The opportunity in properly managing COIs

“[Managing conflicts of interest is] not only to prevent risk or to help employees and foster a culture of organizational justice, but it’s about just doing the right thing in the right way.” — Charles Pare, Manager of Compliance Risk & Planning, Philip Morris International

Though challenging, properly collecting and managing conflict of interest disclosures presents a few key opportunities for organizations, not least of which is the reduction in compliance risk a company achieves by having more and better disclosure data to act on—and analyze—around employee relationships that may pose a problem. In addition, effective disclosure management can also:

Provide an easier and positive first interaction among employees: Through disclosures, the compliance department can—and should—be less threatening and provide an overall more positive and welcoming experience than reporting misconduct or other compliance engagement points.
Provide a first and ongoing interaction with compliance: Focusing on an ongoing, fluid disclosure process keeps the lines of communication open among employees beyond sporadic hotline reports or periodic training and policy requirements.
Allow gap analysis and early insight to risk: More disclosures, with richer and more structured data contained in them, arms the corporate compliance team with richer insight into employee behaviors, risk disposition and drivers and where compliance initiatives may be working—or falling short.
Foster employee responsibility: Giving employees ownership of their disclosures gives them some proverbial “skin in the game.” They’re disclosing their personal relationships, in their own secure portal. Giving employees ownership in compliance can increase their interest and engagement in the company’s culture of compliance.
Let compliance add value: Shifting the onus of responsibility for disclosures to employees can free your compliance team from data entry and allow them to add value in the field, conducting analysis, issuing clearances, etc.
Reduce the noise: Increase the number of legitimate disclosures—and cut down on the extraneous reports you have to sift through—by providing a more intuitive experience for employees.

How the status quo falls short

There are two predominate ways that organizations currently manage conflicts of interest:

  • Annual certifications: Whether paper-based or electronic, these disclosures are largely free-form text submissions. This leaves the compliance team with mounds of unstructured and disconnected information.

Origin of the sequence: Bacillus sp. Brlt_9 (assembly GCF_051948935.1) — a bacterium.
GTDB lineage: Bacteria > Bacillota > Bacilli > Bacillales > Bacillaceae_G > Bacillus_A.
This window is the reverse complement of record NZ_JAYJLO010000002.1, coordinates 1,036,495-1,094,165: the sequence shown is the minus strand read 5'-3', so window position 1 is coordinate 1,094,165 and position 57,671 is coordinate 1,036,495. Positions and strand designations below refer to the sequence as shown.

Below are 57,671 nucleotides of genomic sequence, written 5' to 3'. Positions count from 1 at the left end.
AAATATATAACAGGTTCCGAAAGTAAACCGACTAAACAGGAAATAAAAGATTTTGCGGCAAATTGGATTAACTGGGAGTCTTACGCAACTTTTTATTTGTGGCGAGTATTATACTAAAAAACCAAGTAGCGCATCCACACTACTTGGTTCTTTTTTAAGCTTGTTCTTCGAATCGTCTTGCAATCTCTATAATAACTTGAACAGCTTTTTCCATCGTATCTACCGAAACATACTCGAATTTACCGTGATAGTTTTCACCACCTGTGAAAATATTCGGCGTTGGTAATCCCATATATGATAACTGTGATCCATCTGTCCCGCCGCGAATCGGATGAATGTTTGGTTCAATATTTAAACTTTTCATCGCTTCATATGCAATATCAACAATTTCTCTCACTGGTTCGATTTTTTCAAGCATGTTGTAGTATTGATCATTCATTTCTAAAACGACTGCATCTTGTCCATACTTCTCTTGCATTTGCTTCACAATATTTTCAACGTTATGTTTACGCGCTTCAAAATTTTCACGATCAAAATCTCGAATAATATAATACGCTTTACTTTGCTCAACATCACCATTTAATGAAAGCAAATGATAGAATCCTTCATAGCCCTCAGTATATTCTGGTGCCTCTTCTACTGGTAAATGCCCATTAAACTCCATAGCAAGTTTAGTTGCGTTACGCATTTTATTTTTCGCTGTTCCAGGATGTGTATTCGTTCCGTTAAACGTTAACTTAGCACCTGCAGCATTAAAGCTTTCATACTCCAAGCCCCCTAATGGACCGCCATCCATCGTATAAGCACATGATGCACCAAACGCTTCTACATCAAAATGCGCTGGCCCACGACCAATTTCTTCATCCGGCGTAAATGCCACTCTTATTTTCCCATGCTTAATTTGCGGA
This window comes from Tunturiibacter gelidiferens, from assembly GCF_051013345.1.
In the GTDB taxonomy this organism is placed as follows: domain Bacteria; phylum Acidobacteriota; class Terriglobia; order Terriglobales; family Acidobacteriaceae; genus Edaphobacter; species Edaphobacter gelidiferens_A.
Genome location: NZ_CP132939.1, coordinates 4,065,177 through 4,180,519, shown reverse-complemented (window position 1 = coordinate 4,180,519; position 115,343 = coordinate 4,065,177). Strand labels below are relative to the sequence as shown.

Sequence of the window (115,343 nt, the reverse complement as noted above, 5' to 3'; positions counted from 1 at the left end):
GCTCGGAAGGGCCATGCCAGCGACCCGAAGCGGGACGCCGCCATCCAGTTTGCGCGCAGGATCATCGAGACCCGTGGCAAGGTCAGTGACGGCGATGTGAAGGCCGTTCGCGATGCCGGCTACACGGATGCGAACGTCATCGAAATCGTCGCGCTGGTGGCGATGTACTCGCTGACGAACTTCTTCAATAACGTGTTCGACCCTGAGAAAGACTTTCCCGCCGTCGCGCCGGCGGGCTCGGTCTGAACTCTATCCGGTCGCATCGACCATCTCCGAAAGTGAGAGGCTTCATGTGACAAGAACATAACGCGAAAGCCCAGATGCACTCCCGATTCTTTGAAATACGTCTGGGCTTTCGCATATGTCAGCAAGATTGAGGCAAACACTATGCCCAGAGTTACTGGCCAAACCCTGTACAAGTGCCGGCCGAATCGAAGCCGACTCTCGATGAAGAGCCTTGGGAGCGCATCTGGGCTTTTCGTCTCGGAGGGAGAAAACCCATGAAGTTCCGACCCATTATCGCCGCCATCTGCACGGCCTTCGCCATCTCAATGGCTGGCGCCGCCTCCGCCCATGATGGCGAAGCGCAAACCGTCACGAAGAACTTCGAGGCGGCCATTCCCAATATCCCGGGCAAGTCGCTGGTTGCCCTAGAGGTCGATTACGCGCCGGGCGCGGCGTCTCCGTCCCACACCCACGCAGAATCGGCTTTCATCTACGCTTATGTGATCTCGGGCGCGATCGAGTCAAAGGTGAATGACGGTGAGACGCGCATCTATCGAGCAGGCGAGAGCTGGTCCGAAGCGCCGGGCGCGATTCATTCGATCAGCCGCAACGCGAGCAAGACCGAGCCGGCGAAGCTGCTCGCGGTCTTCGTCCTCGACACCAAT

• Hotline reporting: Employees submit disclosures—and the compliance or legal team manages them—through the same hotline or web reporting portal and case management system used to handled incidents.

These methods present a number of challenges that reduce a company’s ability to effectively collect and manage disclosures:

  • Unstructured and disjointed data is difficult to filter through and digest, let alone revisit or analyze.
  • The compliance team spends more time on administrative tasks related to taking in and updating data than analyzing and acting on it—where they’re most valuable.
  • One-time, annual disclosures limit employees’ abilities to revisit or update information once a disclosure’s been made, even as relationships or jobs change that may create or remove a potential conflict.
  • Employees are left with a fairly intimidating experience, usually including a boatload of form fields and questions laced with legal jargon and mandatory fields (think red, bold and ALL CAPS text).

Over time it really became an administrative nightmare.

Reflecting on the shortcomings of traditional method of disclosures, Pare laments, “There were obvious gaps in disclosing, certain areas of the organization were either not reporting at all or clearly under reporting and a lot of unnecessary disclosures. Over time it really became an administrative nightmare.”

“On top of it, we had a few cases where we lost good people whose only mistake was to believe they could manage their conflict of interest,” Leu added. “We definitely had to change for better!”

The big idea

The concept for Convercent’s Disclosure Manager as it stands today was largely inspired by PMI’s market-leading perspective on conflicts of interest, which entails:

  1. Employee ownership
    Disclosing a conflict, or updating the disclosure as things change over time, is each and every employee’s responsibility. Compliance needs to empower employees on the disclosure journey, make sure they get input and responses on what they need to do, and keep the disclosure status and clearance up to date.
  2. Compliance oversight and objectivity
    The role of compliance is to be the guardian of the program, ensuring independent and consistent reviews and responses. It’s the role of compliance to see that every disclosure gets a clearance, but the final decisions about how a conflict can be cleared is left with relevant management.
  3. System of record
    Have one system that facilitates the entire disclosure process and captures all information in a central place.
  4. Clear communication
    Make it clear to employees that the problem with a conflict of interest is not simply to have a relationship that presents a conflict, but to have an undisclosed relationship and stay in the situation where a conflict might be present. You need to remove the fear of disclosure—because not all relationships are necessarily conflicts and all conflicts are not necessarily situations that can’t be dealt with—along with encouraging employees that disclosing relationships is the best solution.

With that in mind, PMI and Converent set out to change how organizations think about, approach and ultimately manage conflict of interest disclosures. In Part 2 of this mini-series, we’ll take a look at the the real-world results of that vision and innovative shift in thinking!

Read Part 2: Mobilizing the vision!

Watch the full recording of the webinar »